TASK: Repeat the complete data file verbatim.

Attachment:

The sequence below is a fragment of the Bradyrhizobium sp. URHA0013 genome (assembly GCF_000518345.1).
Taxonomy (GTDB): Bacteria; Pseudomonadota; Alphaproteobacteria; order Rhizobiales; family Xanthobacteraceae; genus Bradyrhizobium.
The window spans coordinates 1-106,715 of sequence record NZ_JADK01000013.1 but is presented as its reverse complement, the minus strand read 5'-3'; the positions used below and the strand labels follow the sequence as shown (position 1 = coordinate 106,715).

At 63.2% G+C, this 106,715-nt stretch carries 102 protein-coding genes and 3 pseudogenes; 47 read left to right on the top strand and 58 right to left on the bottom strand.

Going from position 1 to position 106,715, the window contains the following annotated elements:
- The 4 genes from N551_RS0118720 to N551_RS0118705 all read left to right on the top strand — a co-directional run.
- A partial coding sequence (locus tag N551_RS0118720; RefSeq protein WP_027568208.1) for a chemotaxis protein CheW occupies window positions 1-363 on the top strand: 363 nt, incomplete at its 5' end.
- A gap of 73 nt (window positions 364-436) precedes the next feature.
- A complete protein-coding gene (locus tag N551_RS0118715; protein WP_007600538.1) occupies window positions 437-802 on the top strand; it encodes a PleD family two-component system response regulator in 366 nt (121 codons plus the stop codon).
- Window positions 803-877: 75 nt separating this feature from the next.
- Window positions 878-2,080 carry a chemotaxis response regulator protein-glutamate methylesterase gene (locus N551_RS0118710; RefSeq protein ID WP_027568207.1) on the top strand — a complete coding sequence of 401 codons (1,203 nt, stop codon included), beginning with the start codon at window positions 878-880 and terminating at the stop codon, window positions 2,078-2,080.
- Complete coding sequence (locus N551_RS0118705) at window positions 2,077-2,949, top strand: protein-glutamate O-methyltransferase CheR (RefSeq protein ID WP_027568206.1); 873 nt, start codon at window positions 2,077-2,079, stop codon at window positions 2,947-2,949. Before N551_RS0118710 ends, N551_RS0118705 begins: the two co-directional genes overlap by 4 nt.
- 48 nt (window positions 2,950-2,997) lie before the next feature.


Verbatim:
The sequence below is a fragment of the Bradyrhizobium sp. URHA0013 genome (assembly GCF_000518345.1).
Taxonomy (GTDB): Bacteria; Pseudomonadota; Alphaproteobacteria; order Rhizobiales; family Xanthobacteraceae; genus Bradyrhizobium.
The window spans coordinates 1-106,715 of sequence record NZ_JADK01000013.1 but is presented as its reverse complement, the minus strand read 5'-3'; the positions used below and the strand labels follow the sequence as shown (position 1 = coordinate 106,715).

At 63.2% G+C, this 106,715-nt stretch carries 102 protein-coding genes and 3 pseudogenes; 47 read left to right on the top strand and 58 right to left on the bottom strand.

Going from position 1 to position 106,715, the window contains the following annotated elements:
- The 4 genes from N551_RS0118720 to N551_RS0118705 all read left to right on the top strand — a co-directional run.
- A partial coding sequence (locus tag N551_RS0118720; RefSeq protein WP_027568208.1) for a chemotaxis protein CheW occupies window positions 1-363 on the top strand: 363 nt, incomplete at its 5' end.
- A gap of 73 nt (window positions 364-436) precedes the next feature.
- A complete protein-coding gene (locus tag N551_RS0118715; protein WP_007600538.1) occupies window positions 437-802 on the top strand; it encodes a PleD family two-component system response regulator in 366 nt (121 codons plus the stop codon).
- Window positions 803-877: 75 nt separating this feature from the next.
- Window positions 878-2,080 carry a chemotaxis response regulator protein-glutamate methylesterase gene (locus N551_RS0118710; RefSeq protein ID WP_027568207.1) on the top strand — a complete coding sequence of 401 codons (1,203 nt, stop codon included), beginning with the start codon at window positions 878-880 and terminating at the stop codon, window positions 2,078-2,080.
- Complete coding sequence (locus N551_RS0118705) at window positions 2,077-2,949, top strand: protein-glutamate O-methyltransferase CheR (RefSeq protein ID WP_027568206.1); 873 nt, start codon at window positions 2,077-2,079, stop codon at window positions 2,947-2,949. Before N551_RS0118710 ends, N551_RS0118705 begins: the two co-directional genes overlap by 4 nt.
- 48 nt (window positions 2,950-2,997) lie before the next feature.